Latin America is a subcontinent characterised by sharp social and economic contrasts. With few exceptions, the Latin American and Caribbean countries are small economies whose development has been slowed by poorly organized administrations and a lack of policies with long-term objectives. In this context, the fact that both the Pan American Health Organization (PAHO) and the World Health Organization (WHO) consider that the greatest inequities in health care provision, distribution and expenditure are found in Latin America and the Caribbean comes as no surprise.

    Living with a rare disease is a dramatic experience in Latin America and the Caribbean, since this region lags behind in economic and educational development, and inequalities in sanitary conditions permeate even the most basic social determinants of health, such as food, housing, education, or work. The lack of assistance available to rare disease patients involves deficiencies in economic and educational structures and impinges upon the natural rights of minority groups.

    Nevertheless, Latin America and the Caribbean may turn out to be key participants in the search for solutions for rare disease sufferers as far as access to diagnosis and treatment are concerned. Latin America and the Caribbean can make important contributions towards improved health care management for a number of reasons: the region has a large pool of patients, specialists, researchers and other human resources; it can help bring down global development costs and produce diagnostic and therapeutic tools affordable to the populations of developing countries; and it may expand the health care market considerably, thereby lowering investment risks for the industry.

    Rare diseases constitute the most inequitable area in health care, even in countries that have the most equitable health systems in the world. Thus, quite paradoxically, even though Latin America and the Caribbean show the greatest inequalities in health care, this region could become an important contributor towards balancing the issue on a global scale.



    At present there is no firm rare disease legislation in place, nor is there an organization comparable in magnitude or experience to the European framework. People living with rare diseases find themselves discriminated against by today's health care systems, a situation which encourages them to network with other patients who may suffer from completely different medical conditions but share similar social and sanitary problems. For this reason, several non-governmental organizations (NGOs) created by affected individuals and their families, specialized physicians or other vested interests, have set up support and advocacy groups, some of which form part of international associations. These groups, however, have little real chance to change the situation in Latin America and the Caribbean, because global health care patterns follow priorities that do not adequately reflect the particular concerns of this region. Hence, there is a need for an organization that can encompass all of these initiatives on a regional level and interact with counterpart organizations in the United States and in Europe on an equal footing.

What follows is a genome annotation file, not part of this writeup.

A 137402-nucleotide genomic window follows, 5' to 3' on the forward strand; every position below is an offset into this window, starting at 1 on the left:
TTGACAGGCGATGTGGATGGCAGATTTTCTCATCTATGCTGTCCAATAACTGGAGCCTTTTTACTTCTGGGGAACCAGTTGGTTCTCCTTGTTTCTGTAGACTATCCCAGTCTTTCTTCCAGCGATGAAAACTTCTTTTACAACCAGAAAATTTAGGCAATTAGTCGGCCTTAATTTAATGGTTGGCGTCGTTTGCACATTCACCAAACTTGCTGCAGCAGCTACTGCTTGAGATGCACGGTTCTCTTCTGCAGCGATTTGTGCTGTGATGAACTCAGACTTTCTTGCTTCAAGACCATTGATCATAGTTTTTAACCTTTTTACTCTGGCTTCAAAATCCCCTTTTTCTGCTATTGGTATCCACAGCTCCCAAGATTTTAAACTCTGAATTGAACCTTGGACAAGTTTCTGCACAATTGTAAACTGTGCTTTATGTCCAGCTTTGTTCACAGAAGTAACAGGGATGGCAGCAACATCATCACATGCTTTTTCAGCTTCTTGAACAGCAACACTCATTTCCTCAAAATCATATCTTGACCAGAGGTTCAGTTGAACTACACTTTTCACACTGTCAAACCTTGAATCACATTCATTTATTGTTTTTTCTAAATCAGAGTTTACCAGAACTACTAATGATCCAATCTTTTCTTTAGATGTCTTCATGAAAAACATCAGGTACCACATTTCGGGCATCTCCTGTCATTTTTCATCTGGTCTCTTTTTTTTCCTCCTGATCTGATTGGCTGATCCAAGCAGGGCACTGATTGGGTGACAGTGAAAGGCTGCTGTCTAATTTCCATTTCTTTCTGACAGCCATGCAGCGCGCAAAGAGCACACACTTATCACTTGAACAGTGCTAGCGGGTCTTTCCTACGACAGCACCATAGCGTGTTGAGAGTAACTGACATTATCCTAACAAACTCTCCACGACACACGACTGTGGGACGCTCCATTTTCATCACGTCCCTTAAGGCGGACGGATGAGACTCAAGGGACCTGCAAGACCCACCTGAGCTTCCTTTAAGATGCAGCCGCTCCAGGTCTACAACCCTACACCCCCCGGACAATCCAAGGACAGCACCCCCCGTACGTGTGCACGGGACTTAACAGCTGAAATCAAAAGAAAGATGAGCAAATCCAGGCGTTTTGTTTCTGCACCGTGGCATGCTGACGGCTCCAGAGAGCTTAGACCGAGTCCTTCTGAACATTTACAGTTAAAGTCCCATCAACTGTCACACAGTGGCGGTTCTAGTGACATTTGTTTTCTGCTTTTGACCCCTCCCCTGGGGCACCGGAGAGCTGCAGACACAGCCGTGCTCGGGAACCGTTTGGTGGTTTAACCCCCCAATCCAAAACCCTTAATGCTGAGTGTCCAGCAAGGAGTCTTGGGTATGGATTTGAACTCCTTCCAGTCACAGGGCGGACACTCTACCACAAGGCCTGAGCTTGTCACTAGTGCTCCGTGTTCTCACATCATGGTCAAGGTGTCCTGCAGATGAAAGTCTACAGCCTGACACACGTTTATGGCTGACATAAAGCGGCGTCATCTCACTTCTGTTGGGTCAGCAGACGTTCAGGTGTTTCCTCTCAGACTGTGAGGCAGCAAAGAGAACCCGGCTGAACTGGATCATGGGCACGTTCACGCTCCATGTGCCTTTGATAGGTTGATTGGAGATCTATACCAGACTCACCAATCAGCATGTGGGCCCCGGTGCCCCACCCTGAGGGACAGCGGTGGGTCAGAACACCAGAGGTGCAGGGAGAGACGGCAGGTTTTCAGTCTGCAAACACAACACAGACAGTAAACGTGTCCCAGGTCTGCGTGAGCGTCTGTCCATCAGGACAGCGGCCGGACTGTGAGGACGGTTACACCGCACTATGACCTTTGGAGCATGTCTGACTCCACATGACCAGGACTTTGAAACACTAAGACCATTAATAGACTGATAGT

A first step toward union and organization was born in the Andean city of Mendoza, Argentina, where a group of health care professionals, patients and families affected by rare diseases created the GEISER Foundation (Group of Linkage, Research and Support for Rare Diseases), an umbrella organization designed to liaise with all of the rare disease associations in Latin America, identifying their shared needs and interests and fostering political, social and educational action to promote the common good. GEISER regards the problems pertaining to rare diseases and orphan drugs as matters of global interest and therefore seeks to bring together regional associations and organise them at the same level as their counterparts in the developed world, following the lead of the European Organization for Rare Diseases (EURORDIS) and the American National Organization for Rare Disorders (NORD). GEISER is building the power to draw resources and direct them towards achieving its goals, and considers its most valuable asset the unwavering determination of tens of associations scattered across Latin America that have already endorsed the Foundation's ideas. During the past five years, the GEISER Foundation has organised regional meetings with very positive response, and currently is working to arrange the first Latin American conference on rare diseases, scheduled to take place in Buenos Aires, on 27-29 March, 2008. It is expected that on such an occasion, a sub-continental organization capable of interacting with EURORDIS and NORD will be created to collaborate with these allies to change the history of inequalities in rare diseases in Latin America, the Caribbean and the rest of the world.